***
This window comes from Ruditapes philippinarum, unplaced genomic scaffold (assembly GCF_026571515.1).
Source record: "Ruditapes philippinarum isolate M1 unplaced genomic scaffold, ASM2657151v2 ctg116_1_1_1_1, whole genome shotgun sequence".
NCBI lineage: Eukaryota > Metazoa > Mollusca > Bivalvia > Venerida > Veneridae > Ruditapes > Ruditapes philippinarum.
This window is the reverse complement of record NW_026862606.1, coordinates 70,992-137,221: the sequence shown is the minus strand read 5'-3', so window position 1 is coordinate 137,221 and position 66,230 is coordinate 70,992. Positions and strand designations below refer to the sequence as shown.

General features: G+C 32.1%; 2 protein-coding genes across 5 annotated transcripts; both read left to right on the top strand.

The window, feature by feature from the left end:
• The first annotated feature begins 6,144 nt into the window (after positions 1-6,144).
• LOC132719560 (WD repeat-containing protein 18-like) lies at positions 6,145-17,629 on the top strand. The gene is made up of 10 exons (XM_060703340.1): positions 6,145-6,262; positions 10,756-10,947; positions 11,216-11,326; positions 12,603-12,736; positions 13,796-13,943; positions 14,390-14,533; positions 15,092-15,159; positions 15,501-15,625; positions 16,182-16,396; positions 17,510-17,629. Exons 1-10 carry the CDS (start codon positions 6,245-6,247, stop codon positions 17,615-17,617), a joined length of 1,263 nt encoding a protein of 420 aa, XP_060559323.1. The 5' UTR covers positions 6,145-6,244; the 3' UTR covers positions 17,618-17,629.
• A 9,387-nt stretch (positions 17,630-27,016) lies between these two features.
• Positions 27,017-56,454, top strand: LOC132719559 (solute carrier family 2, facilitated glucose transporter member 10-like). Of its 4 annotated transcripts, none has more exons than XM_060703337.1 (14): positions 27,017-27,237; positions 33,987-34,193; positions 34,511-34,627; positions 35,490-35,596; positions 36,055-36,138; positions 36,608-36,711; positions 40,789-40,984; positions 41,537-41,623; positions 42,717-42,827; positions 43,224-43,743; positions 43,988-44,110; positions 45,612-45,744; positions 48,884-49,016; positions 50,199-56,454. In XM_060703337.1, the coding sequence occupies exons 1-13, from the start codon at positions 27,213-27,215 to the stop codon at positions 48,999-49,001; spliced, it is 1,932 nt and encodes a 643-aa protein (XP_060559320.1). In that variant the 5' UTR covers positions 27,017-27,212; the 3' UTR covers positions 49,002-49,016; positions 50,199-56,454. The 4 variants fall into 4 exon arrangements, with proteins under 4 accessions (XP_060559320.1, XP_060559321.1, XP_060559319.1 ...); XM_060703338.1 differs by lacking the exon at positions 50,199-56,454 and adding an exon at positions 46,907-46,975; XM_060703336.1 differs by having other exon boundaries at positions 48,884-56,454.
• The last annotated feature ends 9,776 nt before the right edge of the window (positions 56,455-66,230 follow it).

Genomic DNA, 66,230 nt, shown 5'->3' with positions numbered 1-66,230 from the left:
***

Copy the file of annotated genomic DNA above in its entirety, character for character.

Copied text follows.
This window comes from Ruditapes philippinarum, unplaced genomic scaffold (assembly GCF_026571515.1).
Source record: "Ruditapes philippinarum isolate M1 unplaced genomic scaffold, ASM2657151v2 ctg116_1_1_1_1, whole genome shotgun sequence".
NCBI lineage: Eukaryota > Metazoa > Mollusca > Bivalvia > Venerida > Veneridae > Ruditapes > Ruditapes philippinarum.
This window is the reverse complement of record NW_026862606.1, coordinates 70,992-137,221: the sequence shown is the minus strand read 5'-3', so window position 1 is coordinate 137,221 and position 66,230 is coordinate 70,992. Positions and strand designations below refer to the sequence as shown.

General features: G+C 32.1%; 2 protein-coding genes across 5 annotated transcripts; both read left to right on the top strand.

The window, feature by feature from the left end:
• The first annotated feature begins 6,144 nt into the window (after positions 1-6,144).
• LOC132719560 (WD repeat-containing protein 18-like) lies at positions 6,145-17,629 on the top strand. The gene is made up of 10 exons (XM_060703340.1): positions 6,145-6,262; positions 10,756-10,947; positions 11,216-11,326; positions 12,603-12,736; positions 13,796-13,943; positions 14,390-14,533; positions 15,092-15,159; positions 15,501-15,625; positions 16,182-16,396; positions 17,510-17,629. Exons 1-10 carry the CDS (start codon positions 6,245-6,247, stop codon positions 17,615-17,617), a joined length of 1,263 nt encoding a protein of 420 aa, XP_060559323.1. The 5' UTR covers positions 6,145-6,244; the 3' UTR covers positions 17,618-17,629.
• A 9,387-nt stretch (positions 17,630-27,016) lies between these two features.
• Positions 27,017-56,454, top strand: LOC132719559 (solute carrier family 2, facilitated glucose transporter member 10-like). Of its 4 annotated transcripts, none has more exons than XM_060703337.1 (14): positions 27,017-27,237; positions 33,987-34,193; positions 34,511-34,627; positions 35,490-35,596; positions 36,055-36,138; positions 36,608-36,711; positions 40,789-40,984; positions 41,537-41,623; positions 42,717-42,827; positions 43,224-43,743; positions 43,988-44,110; positions 45,612-45,744; positions 48,884-49,016; positions 50,199-56,454. In XM_060703337.1, the coding sequence occupies exons 1-13, from the start codon at positions 27,213-27,215 to the stop codon at positions 48,999-49,001; spliced, it is 1,932 nt and encodes a 643-aa protein (XP_060559320.1). In that variant the 5' UTR covers positions 27,017-27,212; the 3' UTR covers positions 49,002-49,016; positions 50,199-56,454. The 4 variants fall into 4 exon arrangements, with proteins under 4 accessions (XP_060559320.1, XP_060559321.1, XP_060559319.1 ...); XM_060703338.1 differs by lacking the exon at positions 50,199-56,454 and adding an exon at positions 46,907-46,975; XM_060703336.1 differs by having other exon boundaries at positions 48,884-56,454.
• The last annotated feature ends 9,776 nt before the right edge of the window (positions 56,455-66,230 follow it).

Genomic DNA, 66,230 nt, shown 5'->3' with positions numbered 1-66,230 from the left: